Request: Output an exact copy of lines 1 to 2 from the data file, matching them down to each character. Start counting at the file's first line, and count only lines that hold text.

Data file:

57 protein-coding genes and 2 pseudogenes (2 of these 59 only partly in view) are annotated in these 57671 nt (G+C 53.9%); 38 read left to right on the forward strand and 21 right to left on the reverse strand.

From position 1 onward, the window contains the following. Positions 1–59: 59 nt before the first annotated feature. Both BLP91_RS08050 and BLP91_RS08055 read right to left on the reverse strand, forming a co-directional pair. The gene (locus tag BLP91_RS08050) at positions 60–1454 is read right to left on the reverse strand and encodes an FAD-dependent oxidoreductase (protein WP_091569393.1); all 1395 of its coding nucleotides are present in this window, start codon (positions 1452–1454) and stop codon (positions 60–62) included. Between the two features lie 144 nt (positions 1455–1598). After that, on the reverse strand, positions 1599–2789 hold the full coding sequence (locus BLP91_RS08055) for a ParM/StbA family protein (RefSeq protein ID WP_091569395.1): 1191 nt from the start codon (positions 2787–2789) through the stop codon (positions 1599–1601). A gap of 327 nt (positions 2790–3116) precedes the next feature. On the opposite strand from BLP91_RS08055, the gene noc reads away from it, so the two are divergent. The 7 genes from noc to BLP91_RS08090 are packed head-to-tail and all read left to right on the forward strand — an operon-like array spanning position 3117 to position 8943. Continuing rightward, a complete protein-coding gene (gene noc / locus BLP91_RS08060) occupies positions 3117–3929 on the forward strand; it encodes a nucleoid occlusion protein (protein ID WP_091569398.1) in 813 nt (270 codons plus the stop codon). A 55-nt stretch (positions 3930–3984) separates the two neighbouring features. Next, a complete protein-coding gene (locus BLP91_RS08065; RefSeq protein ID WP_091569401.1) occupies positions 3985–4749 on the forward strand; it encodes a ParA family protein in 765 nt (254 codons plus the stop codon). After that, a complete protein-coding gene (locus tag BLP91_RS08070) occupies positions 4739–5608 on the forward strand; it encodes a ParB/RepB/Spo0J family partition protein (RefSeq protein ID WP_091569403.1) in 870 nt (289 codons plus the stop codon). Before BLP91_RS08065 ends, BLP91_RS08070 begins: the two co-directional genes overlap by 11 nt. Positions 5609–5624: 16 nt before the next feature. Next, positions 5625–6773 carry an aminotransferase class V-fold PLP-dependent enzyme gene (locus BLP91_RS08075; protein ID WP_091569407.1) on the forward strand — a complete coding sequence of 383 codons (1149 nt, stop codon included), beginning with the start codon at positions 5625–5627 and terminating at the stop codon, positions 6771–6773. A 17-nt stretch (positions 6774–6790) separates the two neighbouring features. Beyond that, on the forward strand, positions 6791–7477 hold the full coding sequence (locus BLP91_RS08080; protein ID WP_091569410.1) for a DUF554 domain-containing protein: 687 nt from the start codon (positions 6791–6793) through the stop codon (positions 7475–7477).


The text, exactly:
57 protein-coding genes and 2 pseudogenes (2 of these 59 only partly in view) are annotated in these 57671 nt (G+C 53.9%); 38 read left to right on the forward strand and 21 right to left on the reverse strand.

From position 1 onward, the window contains the following. Positions 1–59: 59 nt before the first annotated feature. Both BLP91_RS08050 and BLP91_RS08055 read right to left on the reverse strand, forming a co-directional pair. The gene (locus tag BLP91_RS08050) at positions 60–1454 is read right to left on the reverse strand and encodes an FAD-dependent oxidoreductase (protein WP_091569393.1); all 1395 of its coding nucleotides are present in this window, start codon (positions 1452–1454) and stop codon (positions 60–62) included. Between the two features lie 144 nt (positions 1455–1598). After that, on the reverse strand, positions 1599–2789 hold the full coding sequence (locus BLP91_RS08055) for a ParM/StbA family protein (RefSeq protein ID WP_091569395.1): 1191 nt from the start codon (positions 2787–2789) through the stop codon (positions 1599–1601). A gap of 327 nt (positions 2790–3116) precedes the next feature. On the opposite strand from BLP91_RS08055, the gene noc reads away from it, so the two are divergent. The 7 genes from noc to BLP91_RS08090 are packed head-to-tail and all read left to right on the forward strand — an operon-like array spanning position 3117 to position 8943. Continuing rightward, a complete protein-coding gene (gene noc / locus BLP91_RS08060) occupies positions 3117–3929 on the forward strand; it encodes a nucleoid occlusion protein (protein ID WP_091569398.1) in 813 nt (270 codons plus the stop codon). A 55-nt stretch (positions 3930–3984) separates the two neighbouring features. Next, a complete protein-coding gene (locus BLP91_RS08065; RefSeq protein ID WP_091569401.1) occupies positions 3985–4749 on the forward strand; it encodes a ParA family protein in 765 nt (254 codons plus the stop codon). After that, a complete protein-coding gene (locus tag BLP91_RS08070) occupies positions 4739–5608 on the forward strand; it encodes a ParB/RepB/Spo0J family partition protein (RefSeq protein ID WP_091569403.1) in 870 nt (289 codons plus the stop codon). Before BLP91_RS08065 ends, BLP91_RS08070 begins: the two co-directional genes overlap by 11 nt. Positions 5609–5624: 16 nt before the next feature. Next, positions 5625–6773 carry an aminotransferase class V-fold PLP-dependent enzyme gene (locus BLP91_RS08075; protein ID WP_091569407.1) on the forward strand — a complete coding sequence of 383 codons (1149 nt, stop codon included), beginning with the start codon at positions 5625–5627 and terminating at the stop codon, positions 6771–6773. A 17-nt stretch (positions 6774–6790) separates the two neighbouring features. Beyond that, on the forward strand, positions 6791–7477 hold the full coding sequence (locus BLP91_RS08080; protein ID WP_091569410.1) for a DUF554 domain-containing protein: 687 nt from the start codon (positions 6791–6793) through the stop codon (positions 7475–7477).